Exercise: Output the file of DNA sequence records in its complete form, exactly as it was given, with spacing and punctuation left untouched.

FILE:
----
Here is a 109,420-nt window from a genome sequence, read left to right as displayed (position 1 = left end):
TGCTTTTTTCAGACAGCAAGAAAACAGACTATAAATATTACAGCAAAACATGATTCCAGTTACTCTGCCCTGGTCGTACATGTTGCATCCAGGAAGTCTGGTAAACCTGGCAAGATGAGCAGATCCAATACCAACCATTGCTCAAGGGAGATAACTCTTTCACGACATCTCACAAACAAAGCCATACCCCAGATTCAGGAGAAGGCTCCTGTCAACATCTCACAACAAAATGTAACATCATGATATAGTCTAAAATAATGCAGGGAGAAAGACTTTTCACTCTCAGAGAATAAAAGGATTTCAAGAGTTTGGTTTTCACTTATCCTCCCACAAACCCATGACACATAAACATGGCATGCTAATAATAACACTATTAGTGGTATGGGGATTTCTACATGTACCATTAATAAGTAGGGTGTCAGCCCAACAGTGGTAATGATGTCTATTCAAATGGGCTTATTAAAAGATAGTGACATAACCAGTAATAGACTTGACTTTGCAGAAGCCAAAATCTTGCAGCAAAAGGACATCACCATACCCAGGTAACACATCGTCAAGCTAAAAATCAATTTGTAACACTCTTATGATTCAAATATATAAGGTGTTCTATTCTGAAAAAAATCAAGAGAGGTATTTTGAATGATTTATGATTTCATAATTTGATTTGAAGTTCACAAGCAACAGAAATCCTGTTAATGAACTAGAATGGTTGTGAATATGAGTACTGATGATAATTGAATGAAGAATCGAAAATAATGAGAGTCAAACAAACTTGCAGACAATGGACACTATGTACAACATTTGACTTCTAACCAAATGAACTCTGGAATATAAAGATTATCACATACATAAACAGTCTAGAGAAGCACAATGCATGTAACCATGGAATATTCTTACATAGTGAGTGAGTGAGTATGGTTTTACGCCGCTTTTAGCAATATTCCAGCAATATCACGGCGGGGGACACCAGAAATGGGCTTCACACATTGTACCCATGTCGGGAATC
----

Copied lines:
Here is a 109,420-nt window from a genome sequence, read left to right as displayed (position 1 = left end):
TGCTTTTTTCAGACAGCAAGAAAACAGACTATAAATATTACAGCAAAACATGATTCCAGTTACTCTGCCCTGGTCGTACATGTTGCATCCAGGAAGTCTGGTAAACCTGGCAAGATGAGCAGATCCAATACCAACCATTGCTCAAGGGAGATAACTCTTTCACGACATCTCACAAACAAAGCCATACCCCAGATTCAGGAGAAGGCTCCTGTCAACATCTCACAACAAAATGTAACATCATGATATAGTCTAAAATAATGCAGGGAGAAAGACTTTTCACTCTCAGAGAATAAAAGGATTTCAAGAGTTTGGTTTTCACTTATCCTCCCACAAACCCATGACACATAAACATGGCATGCTAATAATAACACTATTAGTGGTATGGGGATTTCTACATGTACCATTAATAAGTAGGGTGTCAGCCCAACAGTGGTAATGATGTCTATTCAAATGGGCTTATTAAAAGATAGTGACATAACCAGTAATAGACTTGACTTTGCAGAAGCCAAAATCTTGCAGCAAAAGGACATCACCATACCCAGGTAACACATCGTCAAGCTAAAAATCAATTTGTAACACTCTTATGATTCAAATATATAAGGTGTTCTATTCTGAAAAAAATCAAGAGAGGTATTTTGAATGATTTATGATTTCATAATTTGATTTGAAGTTCACAAGCAACAGAAATCCTGTTAATGAACTAGAATGGTTGTGAATATGAGTACTGATGATAATTGAATGAAGAATCGAAAATAATGAGAGTCAAACAAACTTGCAGACAATGGACACTATGTACAACATTTGACTTCTAACCAAATGAACTCTGGAATATAAAGATTATCACATACATAAACAGTCTAGAGAAGCACAATGCATGTAACCATGGAATATTCTTACATAGTGAGTGAGTGAGTATGGTTTTACGCCGCTTTTAGCAATATTCCAGCAATATCACGGCGGGGGACACCAGAAATGGGCTTCACACATTGTACCCATGTCGGGAATC